Via The New York Times: African Leaders Sit Down With American Investors. Excerpt:
WASHINGTON — President Obama convened a giant game of “Let’s Make a Deal” between the United States and Africa on Tuesday, bringing together nearly 50 African leaders with American investors for what he promised would be a long-term partnership that went beyond extracting “minerals from the ground for our growth.”
For Mr. Obama, the son of a Kenyan economist, it was the centerpiece of a three-day summit meeting of African leaders — some close allies of the United States, others barely on speaking terms — that is the president’s most ambitious attempt to cement his legacy as an American leader who cares about the African continent.
“Our entire trade with all of Africa is still only about equal to our trade with Brazil,” the president said. “I want Africans buying more American products; I want Americans buying more African products. I know you do, too, and that’s what you’re doing today.”
The African leaders seemed gratified by Mr. Obama’s sales pitch, which was echoed by a roster of boldface names from the business world, including the chief executives of General Electric, Coca-Cola and IBM and private-equity titans from Blackstone and the Carlyle Group.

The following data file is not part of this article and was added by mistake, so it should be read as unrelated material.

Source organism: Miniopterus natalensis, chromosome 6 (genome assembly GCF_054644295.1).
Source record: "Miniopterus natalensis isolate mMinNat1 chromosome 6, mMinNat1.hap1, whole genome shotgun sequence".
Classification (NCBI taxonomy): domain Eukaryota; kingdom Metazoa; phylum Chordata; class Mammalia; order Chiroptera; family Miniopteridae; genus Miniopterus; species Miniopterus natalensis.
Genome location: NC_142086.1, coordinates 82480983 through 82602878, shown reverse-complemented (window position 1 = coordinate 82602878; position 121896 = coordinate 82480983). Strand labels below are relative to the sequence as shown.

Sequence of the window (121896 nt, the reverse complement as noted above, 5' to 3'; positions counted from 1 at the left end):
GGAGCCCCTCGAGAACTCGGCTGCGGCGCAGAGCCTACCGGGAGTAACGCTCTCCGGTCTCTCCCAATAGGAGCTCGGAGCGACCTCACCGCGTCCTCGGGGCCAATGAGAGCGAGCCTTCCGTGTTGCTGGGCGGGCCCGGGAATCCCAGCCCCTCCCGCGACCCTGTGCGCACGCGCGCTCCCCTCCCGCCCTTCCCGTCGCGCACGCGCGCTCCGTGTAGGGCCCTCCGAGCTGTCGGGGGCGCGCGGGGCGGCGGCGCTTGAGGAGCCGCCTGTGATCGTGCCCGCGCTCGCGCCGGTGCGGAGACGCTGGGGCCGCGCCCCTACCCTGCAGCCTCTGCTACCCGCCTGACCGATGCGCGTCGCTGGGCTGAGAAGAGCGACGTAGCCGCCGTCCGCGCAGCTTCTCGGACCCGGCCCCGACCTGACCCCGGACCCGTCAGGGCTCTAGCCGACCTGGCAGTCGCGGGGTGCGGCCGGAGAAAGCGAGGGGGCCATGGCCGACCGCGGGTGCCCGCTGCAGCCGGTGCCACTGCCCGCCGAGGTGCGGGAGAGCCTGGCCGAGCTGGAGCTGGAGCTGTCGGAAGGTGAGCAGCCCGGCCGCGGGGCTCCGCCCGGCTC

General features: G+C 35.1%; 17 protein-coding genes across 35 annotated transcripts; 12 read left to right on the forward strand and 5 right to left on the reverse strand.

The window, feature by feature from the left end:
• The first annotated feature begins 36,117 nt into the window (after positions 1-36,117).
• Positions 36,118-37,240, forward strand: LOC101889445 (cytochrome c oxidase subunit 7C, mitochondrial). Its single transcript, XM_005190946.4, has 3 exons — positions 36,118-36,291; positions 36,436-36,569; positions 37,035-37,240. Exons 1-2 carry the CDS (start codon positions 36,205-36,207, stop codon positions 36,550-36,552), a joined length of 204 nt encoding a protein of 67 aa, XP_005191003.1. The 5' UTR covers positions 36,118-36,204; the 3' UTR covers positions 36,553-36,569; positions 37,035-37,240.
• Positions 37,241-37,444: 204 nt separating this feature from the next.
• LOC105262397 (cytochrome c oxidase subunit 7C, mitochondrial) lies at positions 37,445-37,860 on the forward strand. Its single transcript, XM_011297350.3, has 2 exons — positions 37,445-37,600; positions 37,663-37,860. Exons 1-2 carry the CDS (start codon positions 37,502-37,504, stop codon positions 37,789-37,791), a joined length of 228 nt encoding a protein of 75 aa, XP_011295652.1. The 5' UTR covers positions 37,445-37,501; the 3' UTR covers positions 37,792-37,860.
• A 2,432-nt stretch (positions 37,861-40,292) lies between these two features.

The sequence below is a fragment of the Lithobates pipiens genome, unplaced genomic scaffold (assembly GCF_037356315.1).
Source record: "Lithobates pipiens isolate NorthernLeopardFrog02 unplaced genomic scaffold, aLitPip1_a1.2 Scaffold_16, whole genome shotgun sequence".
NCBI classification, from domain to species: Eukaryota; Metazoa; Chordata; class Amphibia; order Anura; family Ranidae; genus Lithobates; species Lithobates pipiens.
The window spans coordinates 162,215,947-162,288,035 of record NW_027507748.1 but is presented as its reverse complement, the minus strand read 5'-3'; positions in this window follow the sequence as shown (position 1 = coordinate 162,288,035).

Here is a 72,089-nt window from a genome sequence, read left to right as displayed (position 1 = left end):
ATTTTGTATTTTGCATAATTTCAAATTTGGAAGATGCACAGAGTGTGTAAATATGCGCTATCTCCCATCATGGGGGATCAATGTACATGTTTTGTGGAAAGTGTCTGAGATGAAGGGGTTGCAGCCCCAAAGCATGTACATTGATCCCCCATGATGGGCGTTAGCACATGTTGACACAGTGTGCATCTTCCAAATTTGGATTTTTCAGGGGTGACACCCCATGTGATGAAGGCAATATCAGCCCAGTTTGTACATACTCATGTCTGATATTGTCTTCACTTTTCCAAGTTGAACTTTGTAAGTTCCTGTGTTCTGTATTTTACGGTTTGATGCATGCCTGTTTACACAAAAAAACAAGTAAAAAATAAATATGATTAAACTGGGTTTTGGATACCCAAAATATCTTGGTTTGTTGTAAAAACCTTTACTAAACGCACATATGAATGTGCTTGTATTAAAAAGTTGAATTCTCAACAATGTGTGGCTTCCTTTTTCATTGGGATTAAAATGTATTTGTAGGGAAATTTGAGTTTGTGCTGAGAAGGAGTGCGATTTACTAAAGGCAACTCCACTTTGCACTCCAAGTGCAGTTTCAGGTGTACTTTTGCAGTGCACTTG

But the chamber of commerce vibe was disrupted just before Mr. Obama spoke when some of the African leaders took umbrage to questions about the Ebola outbreak in West Africa and the security threat from Boko Haram and other Islamic militant groups.
“It’s an unfair vision of Africa,” said President Macky Sall of Senegal, referring to Western news reports about the outbreak. “Ebola is not an African disease,” he said, speaking in French. “It is necessary to confront Ebola as a threat to humanity.”
Tanzania’s president, Jakaya Mrisho Kikwete, noting that his country is in East Africa, said that too often “the whole of the African continent is perceived as if everywhere, everybody is suffering from Ebola.”
The presidents of Liberia and Sierra Leone canceled their visits to the summit meeting to deal with the outbreak. On Monday, American health officials met quietly at the State Department and with African officials from the affected countries to discuss their responses to the virus.